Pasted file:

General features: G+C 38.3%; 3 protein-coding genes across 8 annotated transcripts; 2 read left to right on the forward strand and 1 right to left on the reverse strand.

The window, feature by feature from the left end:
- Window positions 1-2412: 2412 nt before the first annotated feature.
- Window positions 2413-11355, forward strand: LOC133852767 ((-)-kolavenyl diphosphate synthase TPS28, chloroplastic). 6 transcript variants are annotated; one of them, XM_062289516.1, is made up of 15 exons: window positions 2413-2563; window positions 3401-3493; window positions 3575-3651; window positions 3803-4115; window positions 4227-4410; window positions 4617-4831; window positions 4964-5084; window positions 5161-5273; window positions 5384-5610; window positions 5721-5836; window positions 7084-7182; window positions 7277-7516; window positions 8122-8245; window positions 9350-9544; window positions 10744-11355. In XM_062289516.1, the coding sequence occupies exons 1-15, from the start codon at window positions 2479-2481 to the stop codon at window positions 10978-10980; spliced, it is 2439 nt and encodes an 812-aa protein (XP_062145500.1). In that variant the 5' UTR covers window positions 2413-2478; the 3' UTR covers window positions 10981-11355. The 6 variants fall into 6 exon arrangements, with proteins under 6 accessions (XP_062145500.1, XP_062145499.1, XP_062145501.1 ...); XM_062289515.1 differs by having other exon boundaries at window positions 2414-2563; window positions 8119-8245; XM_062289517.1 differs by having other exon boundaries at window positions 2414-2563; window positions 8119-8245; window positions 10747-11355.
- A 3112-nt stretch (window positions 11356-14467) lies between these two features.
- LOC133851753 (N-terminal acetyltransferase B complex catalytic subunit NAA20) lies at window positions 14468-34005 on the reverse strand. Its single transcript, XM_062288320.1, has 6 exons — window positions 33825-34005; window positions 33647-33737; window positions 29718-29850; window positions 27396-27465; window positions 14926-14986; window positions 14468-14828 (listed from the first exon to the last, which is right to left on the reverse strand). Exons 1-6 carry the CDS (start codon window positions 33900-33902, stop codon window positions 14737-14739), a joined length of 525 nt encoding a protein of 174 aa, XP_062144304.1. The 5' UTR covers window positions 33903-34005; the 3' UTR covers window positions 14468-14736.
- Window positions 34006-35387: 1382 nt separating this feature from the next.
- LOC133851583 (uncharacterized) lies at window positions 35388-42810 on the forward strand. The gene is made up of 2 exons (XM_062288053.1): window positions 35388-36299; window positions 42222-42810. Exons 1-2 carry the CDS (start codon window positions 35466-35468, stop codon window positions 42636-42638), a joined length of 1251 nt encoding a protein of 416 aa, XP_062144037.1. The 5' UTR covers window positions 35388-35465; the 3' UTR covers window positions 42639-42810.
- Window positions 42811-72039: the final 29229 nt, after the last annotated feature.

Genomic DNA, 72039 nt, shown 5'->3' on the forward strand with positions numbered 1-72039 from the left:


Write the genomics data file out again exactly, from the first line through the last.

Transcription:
General features: G+C 38.3%; 3 protein-coding genes across 8 annotated transcripts; 2 read left to right on the forward strand and 1 right to left on the reverse strand.

The window, feature by feature from the left end:
- Window positions 1-2412: 2412 nt before the first annotated feature.
- Window positions 2413-11355, forward strand: LOC133852767 ((-)-kolavenyl diphosphate synthase TPS28, chloroplastic). 6 transcript variants are annotated; one of them, XM_062289516.1, is made up of 15 exons: window positions 2413-2563; window positions 3401-3493; window positions 3575-3651; window positions 3803-4115; window positions 4227-4410; window positions 4617-4831; window positions 4964-5084; window positions 5161-5273; window positions 5384-5610; window positions 5721-5836; window positions 7084-7182; window positions 7277-7516; window positions 8122-8245; window positions 9350-9544; window positions 10744-11355. In XM_062289516.1, the coding sequence occupies exons 1-15, from the start codon at window positions 2479-2481 to the stop codon at window positions 10978-10980; spliced, it is 2439 nt and encodes an 812-aa protein (XP_062145500.1). In that variant the 5' UTR covers window positions 2413-2478; the 3' UTR covers window positions 10981-11355. The 6 variants fall into 6 exon arrangements, with proteins under 6 accessions (XP_062145500.1, XP_062145499.1, XP_062145501.1 ...); XM_062289515.1 differs by having other exon boundaries at window positions 2414-2563; window positions 8119-8245; XM_062289517.1 differs by having other exon boundaries at window positions 2414-2563; window positions 8119-8245; window positions 10747-11355.
- A 3112-nt stretch (window positions 11356-14467) lies between these two features.
- LOC133851753 (N-terminal acetyltransferase B complex catalytic subunit NAA20) lies at window positions 14468-34005 on the reverse strand. Its single transcript, XM_062288320.1, has 6 exons — window positions 33825-34005; window positions 33647-33737; window positions 29718-29850; window positions 27396-27465; window positions 14926-14986; window positions 14468-14828 (listed from the first exon to the last, which is right to left on the reverse strand). Exons 1-6 carry the CDS (start codon window positions 33900-33902, stop codon window positions 14737-14739), a joined length of 525 nt encoding a protein of 174 aa, XP_062144304.1. The 5' UTR covers window positions 33903-34005; the 3' UTR covers window positions 14468-14736.
- Window positions 34006-35387: 1382 nt separating this feature from the next.
- LOC133851583 (uncharacterized) lies at window positions 35388-42810 on the forward strand. The gene is made up of 2 exons (XM_062288053.1): window positions 35388-36299; window positions 42222-42810. Exons 1-2 carry the CDS (start codon window positions 35466-35468, stop codon window positions 42636-42638), a joined length of 1251 nt encoding a protein of 416 aa, XP_062144037.1. The 5' UTR covers window positions 35388-35465; the 3' UTR covers window positions 42639-42810.
- Window positions 42811-72039: the final 29229 nt, after the last annotated feature.

Genomic DNA, 72039 nt, shown 5'->3' on the forward strand with positions numbered 1-72039 from the left: